Employer Actions and the Decertification of a Union...
By Michael G. Sherrard
Unionized employers are often approached by employees who wish to decertify a union because they are dissatisfied with the representation they receive. The process used to decertify a union and appropriate response of a representative of the employer can be broken into 3 categories:
1. Timing of the application;
2. Requirements of the application; and
3. Role of the Employer.
Timing of the Application
Generally, Ontario’s Labour Relations Act restricts an application for decertification to the following periods of time:
1. twelve (12) months after a union was certified, if a collective agreement has not been reached;
2. six (6) months after the commencement of a lawful strike or lockout; or
3. during the final three (3) months of a collective agreement (or the three (3) months prior to the third and subsequent anniversaries of the collective agreement if the agreement lasts in excess of three years).
Content of the Application
The Labour Relations Board will then hold a secret ballot vote at which employees will be asked whether or not they wish to remain represented by the union. If the majority of votes cast are against the union, the employer will be decertified.
Role of the Employer
While applications for decertification will be processed during the above-noted periods if there is evidence of sufficient employee support, the Labour Relations Board will dismiss an application if it believes that the employer initiated the application or otherwise improperly influenced the application.
As a result, if an employee asks questions about decertifying a union, the employer must ensure that its answer does not initiate an application that would not have otherwise occurred, or instruct an employee regarding the process used to decertify a union. Furthermore, the employer cannot express encouragement for the filing of an application to decertify the union.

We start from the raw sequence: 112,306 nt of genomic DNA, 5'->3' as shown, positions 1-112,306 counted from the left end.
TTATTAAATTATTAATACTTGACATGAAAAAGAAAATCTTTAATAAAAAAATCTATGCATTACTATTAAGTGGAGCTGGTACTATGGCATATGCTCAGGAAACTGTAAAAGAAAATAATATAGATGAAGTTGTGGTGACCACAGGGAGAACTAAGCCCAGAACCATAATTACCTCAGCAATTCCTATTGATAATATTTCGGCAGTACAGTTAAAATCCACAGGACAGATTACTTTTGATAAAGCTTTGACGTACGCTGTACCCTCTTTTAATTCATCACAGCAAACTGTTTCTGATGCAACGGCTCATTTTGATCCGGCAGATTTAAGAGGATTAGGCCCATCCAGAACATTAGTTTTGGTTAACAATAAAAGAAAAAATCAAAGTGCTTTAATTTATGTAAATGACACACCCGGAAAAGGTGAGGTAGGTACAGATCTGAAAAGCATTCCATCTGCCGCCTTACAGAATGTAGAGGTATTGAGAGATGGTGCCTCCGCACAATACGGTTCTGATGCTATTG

Instead, it is advisable that the employer instruct the employee to consult a labour lawyer, the Ontario Labour Relations Board, or visit any of a number of websites (such as www.labourwatch.com) that offer practical or professional assistance relating to applications for decertification.
Additionally, an employer is permitted to continue to operate its business and make statements to employees that it will treat employees the same, whether unionized or not, or reiterate its belief that it has a better one-on-one relationship with employees when there is no union.
While restricted in its ability to promote the decertification of a union, it is important for all employers, whether unionized or not, to maintain an appropriate relationship with employees such that non-unionized employees do not seek representation and those who are unionized independently seek out the methods by which they can decertify the union.
HR-Fusion’s Strategic Partner, Sherrard Kuzz LLP, is one of Canada's leading employment and labour law firms. They represent the interests of employers, unionized and non-unionized, and operate in both the public and private sectors. Their clients are domestic and foreign ranging in size and complexity of operations from small, single-location, single-business enterprises to large, diverse multinational corporations.
Sherrard Kuzz LLP is recognized for its innovative and proactive approach to the practice of law. Their lawyers spend considerable time - not billed - learning about their clients' industries, competitors, history, priorities and objectives. This detailed business knowledge enables them to advise clients proactively and strategically - often resolving issues before they become a concern.